Thursday, December 8, 2011

Finishing Up With the Visualized Time Line (0.4)

After re-reading my last release, I just wasn't going to be happy unless I finished off my pet project I undertook for the course.

In order to finish up, I not only had to finish all the features I wanted to implement but also make the code readable and understandable enough so that when the next person comes along and wants to make an edit, they will be able to.

Since I built this on the canvas it's basically just a lot of math and scaling the elements according to the size of the canvas the user wants to give the visualized time bar.

For testing purposes, 20 height by 220 width seems to be the sweet spot. You can definitely make it bigger than that but any smaller and things start to get to small/run out of room etc.

Anyways, I took all my calculations and labelled them accordingly and cleaned up any redundant or obscure calculations (as best as I could).

So last time I wanted to implement current duration, sound, and request animation frame. Sadly to say after countless hours of hacking away at request animation frame I just gave up. That's the last little bit that the next person who decides to look at my code should probably check out. Hijacking the browser's js with a setInteval isn't probably the cleanest way of implementing the plugin.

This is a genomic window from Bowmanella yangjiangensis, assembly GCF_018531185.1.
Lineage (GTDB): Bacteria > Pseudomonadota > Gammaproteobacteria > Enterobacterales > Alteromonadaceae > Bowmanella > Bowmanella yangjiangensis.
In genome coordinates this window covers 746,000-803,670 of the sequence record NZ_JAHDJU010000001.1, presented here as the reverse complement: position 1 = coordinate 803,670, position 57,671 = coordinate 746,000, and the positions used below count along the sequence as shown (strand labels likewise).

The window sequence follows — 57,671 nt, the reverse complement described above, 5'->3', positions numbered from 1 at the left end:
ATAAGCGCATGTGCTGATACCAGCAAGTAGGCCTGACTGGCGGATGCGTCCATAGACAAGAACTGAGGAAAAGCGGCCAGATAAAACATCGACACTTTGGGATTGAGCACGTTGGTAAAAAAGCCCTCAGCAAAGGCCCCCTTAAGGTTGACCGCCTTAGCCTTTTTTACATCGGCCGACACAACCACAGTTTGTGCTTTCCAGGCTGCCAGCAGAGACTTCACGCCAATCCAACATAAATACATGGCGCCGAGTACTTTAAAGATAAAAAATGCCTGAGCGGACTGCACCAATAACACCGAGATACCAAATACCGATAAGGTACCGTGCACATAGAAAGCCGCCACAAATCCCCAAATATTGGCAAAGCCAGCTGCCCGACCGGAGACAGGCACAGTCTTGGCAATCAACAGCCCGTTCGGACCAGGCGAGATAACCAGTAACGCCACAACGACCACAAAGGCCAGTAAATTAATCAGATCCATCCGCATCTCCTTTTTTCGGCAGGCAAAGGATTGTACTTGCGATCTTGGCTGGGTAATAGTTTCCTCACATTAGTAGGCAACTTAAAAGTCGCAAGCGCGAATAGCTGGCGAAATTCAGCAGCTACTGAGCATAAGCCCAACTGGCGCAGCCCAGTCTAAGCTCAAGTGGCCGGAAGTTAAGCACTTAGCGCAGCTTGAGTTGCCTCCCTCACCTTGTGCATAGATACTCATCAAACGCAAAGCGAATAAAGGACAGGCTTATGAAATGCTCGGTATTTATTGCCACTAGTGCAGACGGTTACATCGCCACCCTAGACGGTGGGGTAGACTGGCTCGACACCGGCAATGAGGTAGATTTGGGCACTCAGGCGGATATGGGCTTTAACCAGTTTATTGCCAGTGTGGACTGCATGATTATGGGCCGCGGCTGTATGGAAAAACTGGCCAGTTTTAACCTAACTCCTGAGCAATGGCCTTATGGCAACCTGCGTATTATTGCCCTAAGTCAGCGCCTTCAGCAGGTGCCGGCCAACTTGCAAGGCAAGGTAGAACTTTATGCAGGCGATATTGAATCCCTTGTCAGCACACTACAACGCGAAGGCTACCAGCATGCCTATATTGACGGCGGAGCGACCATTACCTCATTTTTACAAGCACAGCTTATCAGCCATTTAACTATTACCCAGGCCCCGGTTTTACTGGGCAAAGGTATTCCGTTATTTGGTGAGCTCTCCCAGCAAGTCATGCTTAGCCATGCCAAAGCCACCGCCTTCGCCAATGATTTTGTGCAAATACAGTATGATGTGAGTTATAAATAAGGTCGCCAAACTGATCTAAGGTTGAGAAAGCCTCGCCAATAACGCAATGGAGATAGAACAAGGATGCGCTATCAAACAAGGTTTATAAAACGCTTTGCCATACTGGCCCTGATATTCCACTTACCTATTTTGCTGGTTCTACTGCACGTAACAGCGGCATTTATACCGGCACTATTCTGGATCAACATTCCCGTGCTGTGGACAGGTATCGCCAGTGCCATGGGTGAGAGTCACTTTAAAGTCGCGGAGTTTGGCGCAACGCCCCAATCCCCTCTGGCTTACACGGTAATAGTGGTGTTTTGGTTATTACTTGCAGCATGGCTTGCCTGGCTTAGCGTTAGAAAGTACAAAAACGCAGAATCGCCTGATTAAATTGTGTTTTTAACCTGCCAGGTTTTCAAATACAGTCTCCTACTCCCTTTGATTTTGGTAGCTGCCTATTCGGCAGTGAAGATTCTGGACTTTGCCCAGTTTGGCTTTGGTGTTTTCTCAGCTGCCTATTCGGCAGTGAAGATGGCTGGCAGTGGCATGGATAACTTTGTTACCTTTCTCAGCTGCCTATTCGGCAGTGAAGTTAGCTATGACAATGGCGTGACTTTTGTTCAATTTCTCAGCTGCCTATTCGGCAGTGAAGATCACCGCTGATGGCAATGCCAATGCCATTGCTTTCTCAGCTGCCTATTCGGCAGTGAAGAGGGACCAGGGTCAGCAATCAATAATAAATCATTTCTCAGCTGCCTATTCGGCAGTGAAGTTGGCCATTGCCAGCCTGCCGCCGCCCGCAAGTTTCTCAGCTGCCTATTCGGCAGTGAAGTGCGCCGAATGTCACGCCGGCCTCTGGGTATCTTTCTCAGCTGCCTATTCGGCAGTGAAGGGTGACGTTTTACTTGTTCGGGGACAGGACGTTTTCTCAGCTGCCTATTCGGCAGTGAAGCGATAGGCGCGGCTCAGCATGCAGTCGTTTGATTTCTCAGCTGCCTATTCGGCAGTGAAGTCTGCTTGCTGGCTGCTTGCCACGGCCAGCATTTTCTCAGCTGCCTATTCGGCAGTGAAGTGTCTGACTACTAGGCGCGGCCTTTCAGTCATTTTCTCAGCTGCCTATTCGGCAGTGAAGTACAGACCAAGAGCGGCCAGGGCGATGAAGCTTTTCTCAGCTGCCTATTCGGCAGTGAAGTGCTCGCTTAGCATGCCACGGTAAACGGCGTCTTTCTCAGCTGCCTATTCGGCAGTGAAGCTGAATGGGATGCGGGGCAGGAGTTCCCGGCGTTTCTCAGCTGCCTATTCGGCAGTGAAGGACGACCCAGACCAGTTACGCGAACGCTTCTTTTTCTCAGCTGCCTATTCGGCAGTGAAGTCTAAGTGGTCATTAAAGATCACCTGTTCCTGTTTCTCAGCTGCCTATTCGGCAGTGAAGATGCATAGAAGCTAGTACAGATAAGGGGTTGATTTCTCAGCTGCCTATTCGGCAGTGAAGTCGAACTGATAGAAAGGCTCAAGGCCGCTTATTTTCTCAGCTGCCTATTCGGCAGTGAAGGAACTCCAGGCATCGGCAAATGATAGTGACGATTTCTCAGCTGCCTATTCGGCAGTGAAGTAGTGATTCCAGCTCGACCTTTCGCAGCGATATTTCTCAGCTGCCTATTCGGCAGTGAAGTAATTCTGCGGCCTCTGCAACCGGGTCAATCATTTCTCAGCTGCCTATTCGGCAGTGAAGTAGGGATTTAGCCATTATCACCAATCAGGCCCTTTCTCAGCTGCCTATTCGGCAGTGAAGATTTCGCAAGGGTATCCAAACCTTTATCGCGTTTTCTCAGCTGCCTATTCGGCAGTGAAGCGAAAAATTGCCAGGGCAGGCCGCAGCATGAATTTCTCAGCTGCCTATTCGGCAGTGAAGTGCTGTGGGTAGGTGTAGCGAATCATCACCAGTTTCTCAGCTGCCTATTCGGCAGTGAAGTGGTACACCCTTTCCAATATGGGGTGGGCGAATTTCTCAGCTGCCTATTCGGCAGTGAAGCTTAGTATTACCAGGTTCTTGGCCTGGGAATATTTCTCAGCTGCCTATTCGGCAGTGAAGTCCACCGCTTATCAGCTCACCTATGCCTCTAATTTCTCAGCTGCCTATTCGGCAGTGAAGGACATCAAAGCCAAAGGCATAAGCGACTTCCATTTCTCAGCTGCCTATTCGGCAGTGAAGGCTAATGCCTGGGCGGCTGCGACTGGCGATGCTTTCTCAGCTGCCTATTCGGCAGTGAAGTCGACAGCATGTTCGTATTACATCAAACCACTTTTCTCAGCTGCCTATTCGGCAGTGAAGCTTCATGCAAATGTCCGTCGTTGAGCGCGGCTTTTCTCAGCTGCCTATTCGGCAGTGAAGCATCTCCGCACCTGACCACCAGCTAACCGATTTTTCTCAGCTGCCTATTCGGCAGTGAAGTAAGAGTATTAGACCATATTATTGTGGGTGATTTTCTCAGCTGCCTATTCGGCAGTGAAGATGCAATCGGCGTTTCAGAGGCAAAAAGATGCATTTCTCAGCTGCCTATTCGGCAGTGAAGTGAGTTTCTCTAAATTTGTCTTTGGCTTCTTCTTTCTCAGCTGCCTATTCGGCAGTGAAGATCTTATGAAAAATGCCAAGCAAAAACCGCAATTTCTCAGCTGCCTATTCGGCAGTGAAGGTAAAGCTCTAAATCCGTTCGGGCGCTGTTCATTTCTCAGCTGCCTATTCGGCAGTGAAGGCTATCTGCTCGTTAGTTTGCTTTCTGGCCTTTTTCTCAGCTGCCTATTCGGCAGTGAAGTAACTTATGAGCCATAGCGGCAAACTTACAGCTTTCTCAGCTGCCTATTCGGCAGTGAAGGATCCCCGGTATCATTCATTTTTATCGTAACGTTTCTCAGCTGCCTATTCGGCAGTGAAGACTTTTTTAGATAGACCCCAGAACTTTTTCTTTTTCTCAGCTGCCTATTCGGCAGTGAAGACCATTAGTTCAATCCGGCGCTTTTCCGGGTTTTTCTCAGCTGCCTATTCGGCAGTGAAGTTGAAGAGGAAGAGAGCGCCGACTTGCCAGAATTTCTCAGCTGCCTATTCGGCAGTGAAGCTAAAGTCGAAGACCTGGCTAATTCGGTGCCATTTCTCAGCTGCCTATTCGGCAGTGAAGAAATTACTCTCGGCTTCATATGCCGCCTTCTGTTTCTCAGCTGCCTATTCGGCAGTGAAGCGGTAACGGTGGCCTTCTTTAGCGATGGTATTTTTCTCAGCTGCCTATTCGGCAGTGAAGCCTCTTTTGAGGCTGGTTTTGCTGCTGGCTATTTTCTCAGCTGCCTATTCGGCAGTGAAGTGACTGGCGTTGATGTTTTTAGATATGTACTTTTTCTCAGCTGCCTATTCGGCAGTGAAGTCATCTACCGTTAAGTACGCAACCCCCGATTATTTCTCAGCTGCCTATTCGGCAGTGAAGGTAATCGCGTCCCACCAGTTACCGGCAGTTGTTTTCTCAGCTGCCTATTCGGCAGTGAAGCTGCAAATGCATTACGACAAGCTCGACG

But, I did add in the mute and change volume functionality based on the design on the already existing timeline on the demo video.

I played around with the color scheme to make it similar to the normal timeline of the demo video but that can always be switched around easily by just changing the hex codes; as I said before, the code is now readable so it's simple to find out where to place the color you want.

Taking into consideration all the requests on the bug post, the next step should incorporate visualizing chapters as well.

Aside from all this, the canvas may very well not be the best way to display all the info and functionality. Since I wanted to finish up what I started, I got Noah from my Open Source class to take on hacking away at the dom elements to see what he could get accomplished. Assuming he figures it out, we would just have to incorporate my logic into his new design; should be fairly simple.

I'm going to post some mockups, link to my code, and ask for a pull right after this blog post.

It was a pleasure trying to give something back to the online community and I hope I have more time in the future to do so.